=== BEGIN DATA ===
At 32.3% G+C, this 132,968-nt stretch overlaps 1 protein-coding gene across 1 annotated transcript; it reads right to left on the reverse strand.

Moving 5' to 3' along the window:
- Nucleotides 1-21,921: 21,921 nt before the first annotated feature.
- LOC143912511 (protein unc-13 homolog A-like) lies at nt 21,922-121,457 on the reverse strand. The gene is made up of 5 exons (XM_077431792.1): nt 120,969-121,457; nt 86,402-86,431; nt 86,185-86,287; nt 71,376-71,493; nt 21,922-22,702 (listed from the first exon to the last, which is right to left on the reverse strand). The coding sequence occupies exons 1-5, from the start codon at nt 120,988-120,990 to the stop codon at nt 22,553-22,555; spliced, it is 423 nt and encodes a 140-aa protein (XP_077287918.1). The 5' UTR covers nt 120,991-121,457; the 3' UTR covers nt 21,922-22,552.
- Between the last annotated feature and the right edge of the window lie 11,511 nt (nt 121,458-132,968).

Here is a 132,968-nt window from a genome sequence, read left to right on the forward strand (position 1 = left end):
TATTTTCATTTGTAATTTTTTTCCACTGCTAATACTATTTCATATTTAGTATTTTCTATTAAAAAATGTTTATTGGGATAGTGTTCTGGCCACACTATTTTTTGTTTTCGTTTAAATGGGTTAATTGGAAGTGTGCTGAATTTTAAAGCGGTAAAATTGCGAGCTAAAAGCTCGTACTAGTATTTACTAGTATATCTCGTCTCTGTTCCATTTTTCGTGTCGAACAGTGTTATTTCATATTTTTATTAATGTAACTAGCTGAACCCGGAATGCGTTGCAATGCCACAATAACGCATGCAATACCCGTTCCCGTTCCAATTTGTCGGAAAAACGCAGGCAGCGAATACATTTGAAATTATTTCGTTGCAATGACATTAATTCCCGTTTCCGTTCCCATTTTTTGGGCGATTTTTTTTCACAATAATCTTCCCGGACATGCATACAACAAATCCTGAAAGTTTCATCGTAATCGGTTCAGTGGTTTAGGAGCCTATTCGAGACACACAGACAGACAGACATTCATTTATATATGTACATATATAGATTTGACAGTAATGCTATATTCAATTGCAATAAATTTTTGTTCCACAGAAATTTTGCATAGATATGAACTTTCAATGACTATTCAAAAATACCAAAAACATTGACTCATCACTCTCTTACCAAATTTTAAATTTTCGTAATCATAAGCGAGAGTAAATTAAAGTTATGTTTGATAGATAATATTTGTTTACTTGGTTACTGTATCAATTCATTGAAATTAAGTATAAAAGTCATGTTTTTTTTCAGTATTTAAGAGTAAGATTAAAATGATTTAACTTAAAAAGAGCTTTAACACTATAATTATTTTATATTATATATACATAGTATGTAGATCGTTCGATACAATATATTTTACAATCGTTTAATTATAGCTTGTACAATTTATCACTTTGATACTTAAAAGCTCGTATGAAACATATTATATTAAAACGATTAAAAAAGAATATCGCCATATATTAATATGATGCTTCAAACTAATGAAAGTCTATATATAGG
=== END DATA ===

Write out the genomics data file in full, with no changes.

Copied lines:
At 32.3% G+C, this 132,968-nt stretch overlaps 1 protein-coding gene across 1 annotated transcript; it reads right to left on the reverse strand.

Moving 5' to 3' along the window:
- Nucleotides 1-21,921: 21,921 nt before the first annotated feature.
- LOC143912511 (protein unc-13 homolog A-like) lies at nt 21,922-121,457 on the reverse strand. The gene is made up of 5 exons (XM_077431792.1): nt 120,969-121,457; nt 86,402-86,431; nt 86,185-86,287; nt 71,376-71,493; nt 21,922-22,702 (listed from the first exon to the last, which is right to left on the reverse strand). The coding sequence occupies exons 1-5, from the start codon at nt 120,988-120,990 to the stop codon at nt 22,553-22,555; spliced, it is 423 nt and encodes a 140-aa protein (XP_077287918.1). The 5' UTR covers nt 120,991-121,457; the 3' UTR covers nt 21,922-22,552.
- Between the last annotated feature and the right edge of the window lie 11,511 nt (nt 121,458-132,968).

Here is a 132,968-nt window from a genome sequence, read left to right on the forward strand (position 1 = left end):
TATTTTCATTTGTAATTTTTTTCCACTGCTAATACTATTTCATATTTAGTATTTTCTATTAAAAAATGTTTATTGGGATAGTGTTCTGGCCACACTATTTTTTGTTTTCGTTTAAATGGGTTAATTGGAAGTGTGCTGAATTTTAAAGCGGTAAAATTGCGAGCTAAAAGCTCGTACTAGTATTTACTAGTATATCTCGTCTCTGTTCCATTTTTCGTGTCGAACAGTGTTATTTCATATTTTTATTAATGTAACTAGCTGAACCCGGAATGCGTTGCAATGCCACAATAACGCATGCAATACCCGTTCCCGTTCCAATTTGTCGGAAAAACGCAGGCAGCGAATACATTTGAAATTATTTCGTTGCAATGACATTAATTCCCGTTTCCGTTCCCATTTTTTGGGCGATTTTTTTTCACAATAATCTTCCCGGACATGCATACAACAAATCCTGAAAGTTTCATCGTAATCGGTTCAGTGGTTTAGGAGCCTATTCGAGACACACAGACAGACAGACATTCATTTATATATGTACATATATAGATTTGACAGTAATGCTATATTCAATTGCAATAAATTTTTGTTCCACAGAAATTTTGCATAGATATGAACTTTCAATGACTATTCAAAAATACCAAAAACATTGACTCATCACTCTCTTACCAAATTTTAAATTTTCGTAATCATAAGCGAGAGTAAATTAAAGTTATGTTTGATAGATAATATTTGTTTACTTGGTTACTGTATCAATTCATTGAAATTAAGTATAAAAGTCATGTTTTTTTTCAGTATTTAAGAGTAAGATTAAAATGATTTAACTTAAAAAGAGCTTTAACACTATAATTATTTTATATTATATATACATAGTATGTAGATCGTTCGATACAATATATTTTACAATCGTTTAATTATAGCTTGTACAATTTATCACTTTGATACTTAAAAGCTCGTATGAAACATATTATATTAAAACGATTAAAAAAGAATATCGCCATATATTAATATGATGCTTCAAACTAATGAAAGTCTATATATAGG